Tax

Cendant’s “Reverse Triangular” Merger With Galileo

Lehman Brothers tax expert Robert Willens explains why the reverse merger structure influences the cash/stock mix
Robert WillensJune 19, 2001

Cendant Corp.’s acquisition of Galileo International will be structured as a “reverse triangular” merger.

A wholly-owned, newly-created, subsidiary of CD will merge into GLC (Galileo) and the latter will be the surviving entity and become a wholly-subsidiary of CD.

This is the principal advantage of using this structure: It preserves the target’s corporate entity and, in the process, obviates the need to secure assignments of contracts, and other items, which, if they were transferred out of “corporate solution,” might entail a re-negotiation of their terms and conditions. This is the same format used by DT in connection with its acquisition of VoiceStream.

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For a reverse merger to qualify as a tax-free reorganization, two special requirements (in addition to the “normal” reorganization requirements such as continuity of interest, continuity of business enterprise and business purpose) must be met:

First, the surviving entity (Galileo) must hold “substantially all” of its properties as well as a similar quantum of the properties of the merging subsidiary (other than the parent stock it “delivers” to the target’s shareholders and certain cash contributed to it by the parent). The “holds” requirement does not impose requirements that would not have applied had the corporation transferred its assets to another corporation in an attempted ‘C’ reorganization.

Thus, in recently-issued Rev. Rul. 2001-25, the I.R.S. said the holds requirement was satisfied even though the surviving corporation, as part of the plan, sold 50 percent of its “historic” business assets to an unrelated third party and retained the proceeds of sale. This conclusion was reached because in Rev. Rul. 88-48 the I.R.S. said that such a disposal of assets (and retention of proceeds of sale) would not adversely affect the target’s claim to ‘C’ reorganization treatment and, as Rev. Rul. 2001-25 makes clear, the substantially all test is applied, in the case of a reverse merger, in the same manner it’s applied in the ‘C’ reorganization arena.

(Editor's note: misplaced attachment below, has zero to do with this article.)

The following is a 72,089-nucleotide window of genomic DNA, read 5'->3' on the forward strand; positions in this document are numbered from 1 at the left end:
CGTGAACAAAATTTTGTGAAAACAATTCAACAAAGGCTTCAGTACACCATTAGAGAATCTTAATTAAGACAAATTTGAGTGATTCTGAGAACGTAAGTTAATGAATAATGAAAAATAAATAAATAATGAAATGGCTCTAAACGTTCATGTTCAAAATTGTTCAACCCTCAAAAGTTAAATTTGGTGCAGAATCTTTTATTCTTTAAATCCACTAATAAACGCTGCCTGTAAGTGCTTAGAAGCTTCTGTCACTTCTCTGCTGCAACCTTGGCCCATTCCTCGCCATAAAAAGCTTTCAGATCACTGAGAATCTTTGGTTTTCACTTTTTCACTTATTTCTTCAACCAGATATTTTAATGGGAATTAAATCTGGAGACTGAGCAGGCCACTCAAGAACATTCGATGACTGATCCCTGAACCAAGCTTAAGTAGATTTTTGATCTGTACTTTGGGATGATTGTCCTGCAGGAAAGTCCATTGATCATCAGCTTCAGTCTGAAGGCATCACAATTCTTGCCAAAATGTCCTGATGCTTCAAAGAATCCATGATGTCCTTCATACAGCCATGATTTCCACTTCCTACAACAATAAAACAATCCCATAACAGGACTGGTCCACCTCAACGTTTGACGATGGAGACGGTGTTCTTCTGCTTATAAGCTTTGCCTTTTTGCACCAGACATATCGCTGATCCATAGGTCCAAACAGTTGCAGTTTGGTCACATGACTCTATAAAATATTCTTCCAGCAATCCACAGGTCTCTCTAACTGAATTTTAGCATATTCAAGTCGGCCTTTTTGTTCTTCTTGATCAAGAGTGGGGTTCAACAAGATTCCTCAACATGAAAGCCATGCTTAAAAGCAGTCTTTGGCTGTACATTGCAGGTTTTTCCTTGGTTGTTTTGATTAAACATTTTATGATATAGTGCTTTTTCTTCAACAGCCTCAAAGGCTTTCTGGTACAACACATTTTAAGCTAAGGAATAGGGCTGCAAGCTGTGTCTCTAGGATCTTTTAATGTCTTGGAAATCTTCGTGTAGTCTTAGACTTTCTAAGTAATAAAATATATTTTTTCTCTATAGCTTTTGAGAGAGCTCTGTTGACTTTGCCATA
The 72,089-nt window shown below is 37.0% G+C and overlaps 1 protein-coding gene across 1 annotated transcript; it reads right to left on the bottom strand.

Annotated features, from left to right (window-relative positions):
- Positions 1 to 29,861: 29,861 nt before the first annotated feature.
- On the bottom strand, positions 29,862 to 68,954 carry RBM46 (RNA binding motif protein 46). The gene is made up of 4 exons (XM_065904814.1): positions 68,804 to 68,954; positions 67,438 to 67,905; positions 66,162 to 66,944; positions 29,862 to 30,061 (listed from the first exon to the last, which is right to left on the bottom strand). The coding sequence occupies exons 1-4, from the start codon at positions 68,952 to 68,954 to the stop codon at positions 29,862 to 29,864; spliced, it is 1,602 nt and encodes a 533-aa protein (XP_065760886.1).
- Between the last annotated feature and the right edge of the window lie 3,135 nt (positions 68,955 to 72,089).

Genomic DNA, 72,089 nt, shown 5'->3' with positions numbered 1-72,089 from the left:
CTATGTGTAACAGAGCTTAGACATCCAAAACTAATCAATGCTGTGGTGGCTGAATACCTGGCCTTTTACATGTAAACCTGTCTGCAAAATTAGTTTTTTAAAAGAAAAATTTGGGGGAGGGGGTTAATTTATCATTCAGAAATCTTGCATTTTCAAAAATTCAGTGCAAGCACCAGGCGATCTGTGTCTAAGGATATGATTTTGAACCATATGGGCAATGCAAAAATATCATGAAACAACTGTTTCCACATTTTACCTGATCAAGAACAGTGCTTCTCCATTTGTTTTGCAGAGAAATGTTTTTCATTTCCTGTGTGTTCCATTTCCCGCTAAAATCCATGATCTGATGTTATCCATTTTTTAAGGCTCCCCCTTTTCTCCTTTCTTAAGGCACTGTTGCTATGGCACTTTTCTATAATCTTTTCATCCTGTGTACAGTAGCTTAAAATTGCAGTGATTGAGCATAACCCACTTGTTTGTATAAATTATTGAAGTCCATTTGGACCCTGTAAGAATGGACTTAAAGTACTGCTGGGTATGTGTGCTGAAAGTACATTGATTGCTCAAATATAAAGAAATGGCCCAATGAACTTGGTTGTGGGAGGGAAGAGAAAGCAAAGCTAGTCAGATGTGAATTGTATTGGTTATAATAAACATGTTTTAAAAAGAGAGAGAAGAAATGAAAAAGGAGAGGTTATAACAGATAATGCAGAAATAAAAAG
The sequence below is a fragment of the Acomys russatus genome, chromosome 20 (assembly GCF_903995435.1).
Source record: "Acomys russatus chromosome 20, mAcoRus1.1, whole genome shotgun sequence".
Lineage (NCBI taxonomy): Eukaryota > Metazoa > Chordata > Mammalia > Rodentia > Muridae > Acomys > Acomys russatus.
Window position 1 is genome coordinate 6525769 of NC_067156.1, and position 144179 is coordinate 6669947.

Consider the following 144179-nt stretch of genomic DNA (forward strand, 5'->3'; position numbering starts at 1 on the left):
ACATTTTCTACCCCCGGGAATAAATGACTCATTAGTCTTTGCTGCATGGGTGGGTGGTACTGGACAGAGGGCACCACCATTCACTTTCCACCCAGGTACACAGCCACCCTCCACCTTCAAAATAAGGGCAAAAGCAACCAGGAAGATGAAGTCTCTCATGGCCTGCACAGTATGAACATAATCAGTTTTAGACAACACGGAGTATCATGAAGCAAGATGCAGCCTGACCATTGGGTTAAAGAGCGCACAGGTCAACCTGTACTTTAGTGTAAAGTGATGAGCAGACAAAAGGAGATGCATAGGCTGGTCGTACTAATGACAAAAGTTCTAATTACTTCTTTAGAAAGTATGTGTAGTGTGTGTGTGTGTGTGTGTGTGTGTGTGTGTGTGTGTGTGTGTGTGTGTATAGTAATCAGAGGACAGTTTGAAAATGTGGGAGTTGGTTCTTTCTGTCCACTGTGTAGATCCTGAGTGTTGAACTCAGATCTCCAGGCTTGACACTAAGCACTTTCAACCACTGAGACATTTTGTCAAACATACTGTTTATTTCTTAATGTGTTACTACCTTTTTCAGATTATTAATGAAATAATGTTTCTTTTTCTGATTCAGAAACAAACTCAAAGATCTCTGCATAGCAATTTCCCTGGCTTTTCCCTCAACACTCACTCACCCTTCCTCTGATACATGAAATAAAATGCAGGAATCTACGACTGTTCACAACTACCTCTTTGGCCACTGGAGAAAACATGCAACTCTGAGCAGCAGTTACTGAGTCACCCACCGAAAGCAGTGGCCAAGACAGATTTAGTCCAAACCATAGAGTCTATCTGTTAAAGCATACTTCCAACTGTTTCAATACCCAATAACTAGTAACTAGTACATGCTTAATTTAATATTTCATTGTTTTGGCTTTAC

The second requirement states that, in the transaction*, the former shareholders of the surviving entity must exchange, for voting stock of the issuing corporation, an amount of stock in such survivor that constitutes “control” thereof.

Since control means, for this purpose, stock possessing at least 80 percent of the total combined voting power of all classes of stock entitled to vote and 80 percent of the total number of shares of each class (if any) of the non-voting stock, it is clear that at least 80 percent of the value of the aggregate conveyed by the issuing corporation must consist of its voting stock.

Moreover, this measurement is made not when the managements agree to the terms of the business combination, or at some intermediate point in the process, but, instead, when the transaction is consummated. This is why the possibility exists that the cash component may have to be reduced—in the event CD stock trades below the lower band of the collar. In that case, the cash element of the transaction would have to be reduced to insure that the value of the stock element—on the relevant date; the date of closing—comprises, at that time (and at that time only), the requisite percentage of the aggregate consideration conveyed.

If the “80 percent requirement” is adhered to, the transaction will constitute a “good” reverse merger such that the GLC (Galileo) shareholders who exchange their stock for CD stock will be able to do so on a tax-free basis.

* In recently-issued Rev. Rul. 2001-26, the I.R.S. indicated that stock acquired in a preliminary tender offer would count towards the determination of whether the requisite amount of survivor stock was acquired in the transaction. Stock acquired in both the tender offer and ensuing merger will count as acquired in the transaction if, under general principles of tax law, including the “step-transaction” doctrine, the steps are properly viewed as an “integrated” acquisition; that is, due to the avowed intentions of the parties, the steps are really component parts of a single course of action directed at a specific and well articulated result.